Understanding How the Knee Works
A joint is formed by 2 or more bones that are connected by thick bands of tissue called ligaments. The knee is the largest joint in the body and is made up of three main parts:
- The lower end of the thigh bone, or femur
- The upper end of the shin bone, or tibia
- The kneecap, or patella
The thigh bone (femur) turns on the upper end of the shin bone (tibia), and the kneecap (patella) slides in a groove on the end of the thigh bone. Ligaments, which are bands of tissue, connect the thigh bone and the shin bone to help keep the knee joint steady. The quadriceps, the long muscles on the front of the thigh, help strengthen the knee.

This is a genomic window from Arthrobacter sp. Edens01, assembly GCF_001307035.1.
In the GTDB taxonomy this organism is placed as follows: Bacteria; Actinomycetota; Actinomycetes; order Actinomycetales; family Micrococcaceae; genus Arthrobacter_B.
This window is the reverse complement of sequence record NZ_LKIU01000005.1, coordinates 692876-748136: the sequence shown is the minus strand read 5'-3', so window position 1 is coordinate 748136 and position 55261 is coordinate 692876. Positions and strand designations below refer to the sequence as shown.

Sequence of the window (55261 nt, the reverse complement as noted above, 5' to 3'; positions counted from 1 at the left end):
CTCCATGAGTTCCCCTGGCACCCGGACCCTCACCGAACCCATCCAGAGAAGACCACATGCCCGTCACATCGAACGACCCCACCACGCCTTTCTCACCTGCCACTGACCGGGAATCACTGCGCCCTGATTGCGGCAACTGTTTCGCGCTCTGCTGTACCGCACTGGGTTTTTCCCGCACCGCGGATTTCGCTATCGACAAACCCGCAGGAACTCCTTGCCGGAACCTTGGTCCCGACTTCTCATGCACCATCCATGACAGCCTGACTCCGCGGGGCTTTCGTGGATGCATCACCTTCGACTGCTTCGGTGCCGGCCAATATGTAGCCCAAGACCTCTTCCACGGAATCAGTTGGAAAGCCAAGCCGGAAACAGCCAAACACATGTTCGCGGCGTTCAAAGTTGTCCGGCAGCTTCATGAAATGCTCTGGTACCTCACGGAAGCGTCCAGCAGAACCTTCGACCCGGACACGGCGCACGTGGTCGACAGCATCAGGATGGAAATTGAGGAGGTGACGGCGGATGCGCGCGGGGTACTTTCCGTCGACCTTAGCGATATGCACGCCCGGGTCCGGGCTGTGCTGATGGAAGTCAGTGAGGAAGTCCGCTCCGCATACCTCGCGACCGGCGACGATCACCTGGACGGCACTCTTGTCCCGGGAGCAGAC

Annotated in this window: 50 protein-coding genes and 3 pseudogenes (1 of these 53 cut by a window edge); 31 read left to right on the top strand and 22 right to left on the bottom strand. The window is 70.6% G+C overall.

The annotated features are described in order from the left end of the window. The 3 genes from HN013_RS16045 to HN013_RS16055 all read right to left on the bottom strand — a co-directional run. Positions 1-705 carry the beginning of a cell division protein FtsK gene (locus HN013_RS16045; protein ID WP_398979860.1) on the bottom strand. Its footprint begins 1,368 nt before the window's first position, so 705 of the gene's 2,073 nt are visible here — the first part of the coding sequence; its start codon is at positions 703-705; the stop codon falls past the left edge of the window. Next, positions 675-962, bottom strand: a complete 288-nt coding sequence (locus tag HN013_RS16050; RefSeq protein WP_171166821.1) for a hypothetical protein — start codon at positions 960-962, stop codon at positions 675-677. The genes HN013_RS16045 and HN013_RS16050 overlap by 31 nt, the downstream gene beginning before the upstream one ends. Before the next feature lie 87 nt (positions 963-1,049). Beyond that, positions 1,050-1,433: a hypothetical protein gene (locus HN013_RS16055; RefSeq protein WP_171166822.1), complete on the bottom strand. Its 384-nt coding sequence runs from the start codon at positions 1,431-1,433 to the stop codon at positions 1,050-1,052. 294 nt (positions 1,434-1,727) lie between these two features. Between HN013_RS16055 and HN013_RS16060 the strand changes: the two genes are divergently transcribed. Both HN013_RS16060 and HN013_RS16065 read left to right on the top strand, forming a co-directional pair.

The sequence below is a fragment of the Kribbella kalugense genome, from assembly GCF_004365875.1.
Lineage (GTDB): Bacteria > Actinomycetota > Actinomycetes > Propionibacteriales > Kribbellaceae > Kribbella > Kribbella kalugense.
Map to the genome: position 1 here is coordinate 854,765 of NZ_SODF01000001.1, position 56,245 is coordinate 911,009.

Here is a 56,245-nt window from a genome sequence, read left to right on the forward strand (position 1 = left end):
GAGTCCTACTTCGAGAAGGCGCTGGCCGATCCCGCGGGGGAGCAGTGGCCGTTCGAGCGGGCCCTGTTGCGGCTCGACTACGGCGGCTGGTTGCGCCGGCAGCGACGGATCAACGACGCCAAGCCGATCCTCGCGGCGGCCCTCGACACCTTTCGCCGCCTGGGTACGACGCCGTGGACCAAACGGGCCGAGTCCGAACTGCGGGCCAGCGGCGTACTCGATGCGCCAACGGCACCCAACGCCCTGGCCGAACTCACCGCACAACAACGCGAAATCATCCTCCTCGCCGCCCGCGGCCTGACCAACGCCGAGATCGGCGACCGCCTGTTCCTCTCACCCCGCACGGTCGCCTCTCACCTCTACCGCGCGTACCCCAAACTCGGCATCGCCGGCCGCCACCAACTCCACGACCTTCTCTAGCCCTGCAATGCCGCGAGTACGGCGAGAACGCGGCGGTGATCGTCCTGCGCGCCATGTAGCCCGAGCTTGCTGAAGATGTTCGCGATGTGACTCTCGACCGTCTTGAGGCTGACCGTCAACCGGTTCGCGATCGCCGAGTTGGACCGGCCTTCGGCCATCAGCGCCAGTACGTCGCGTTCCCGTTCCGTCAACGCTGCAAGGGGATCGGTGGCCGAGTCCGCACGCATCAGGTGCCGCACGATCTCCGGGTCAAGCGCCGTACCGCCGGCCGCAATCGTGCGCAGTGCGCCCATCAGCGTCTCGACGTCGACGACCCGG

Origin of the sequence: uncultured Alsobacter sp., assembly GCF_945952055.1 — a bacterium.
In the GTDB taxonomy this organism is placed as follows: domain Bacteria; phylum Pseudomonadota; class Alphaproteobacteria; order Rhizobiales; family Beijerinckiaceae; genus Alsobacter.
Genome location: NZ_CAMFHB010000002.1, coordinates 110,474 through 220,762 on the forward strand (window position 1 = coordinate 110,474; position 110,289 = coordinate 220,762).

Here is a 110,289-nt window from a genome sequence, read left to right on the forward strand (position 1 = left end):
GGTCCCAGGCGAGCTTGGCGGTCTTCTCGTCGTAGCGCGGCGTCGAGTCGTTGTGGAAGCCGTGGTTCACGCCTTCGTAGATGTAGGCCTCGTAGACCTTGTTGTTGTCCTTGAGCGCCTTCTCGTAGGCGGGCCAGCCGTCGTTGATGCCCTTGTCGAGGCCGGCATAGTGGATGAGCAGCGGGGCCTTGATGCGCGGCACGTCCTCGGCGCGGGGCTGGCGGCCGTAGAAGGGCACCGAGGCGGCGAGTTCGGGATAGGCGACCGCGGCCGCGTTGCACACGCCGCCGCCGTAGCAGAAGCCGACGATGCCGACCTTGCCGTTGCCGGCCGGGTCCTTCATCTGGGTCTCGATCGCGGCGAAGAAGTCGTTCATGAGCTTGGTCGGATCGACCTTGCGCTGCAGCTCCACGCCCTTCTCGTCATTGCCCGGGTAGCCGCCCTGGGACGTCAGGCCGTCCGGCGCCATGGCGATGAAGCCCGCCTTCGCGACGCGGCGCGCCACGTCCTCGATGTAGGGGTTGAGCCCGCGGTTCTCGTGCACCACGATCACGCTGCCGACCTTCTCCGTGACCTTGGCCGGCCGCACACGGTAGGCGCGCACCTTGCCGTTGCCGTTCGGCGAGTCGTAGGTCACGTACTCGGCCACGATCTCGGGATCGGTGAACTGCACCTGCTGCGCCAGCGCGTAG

A smooth substance called articular cartilage covers the surface of the bones where they touch each other within the joint. This articular cartilage acts as a cushion between the bones. The rest of the surfaces of the knee joint are covered by a thin, smooth tissue liner called synovial membrane, which makes a small amount of fluid that acts as a lubricant so that the joint bones will not rub against each other.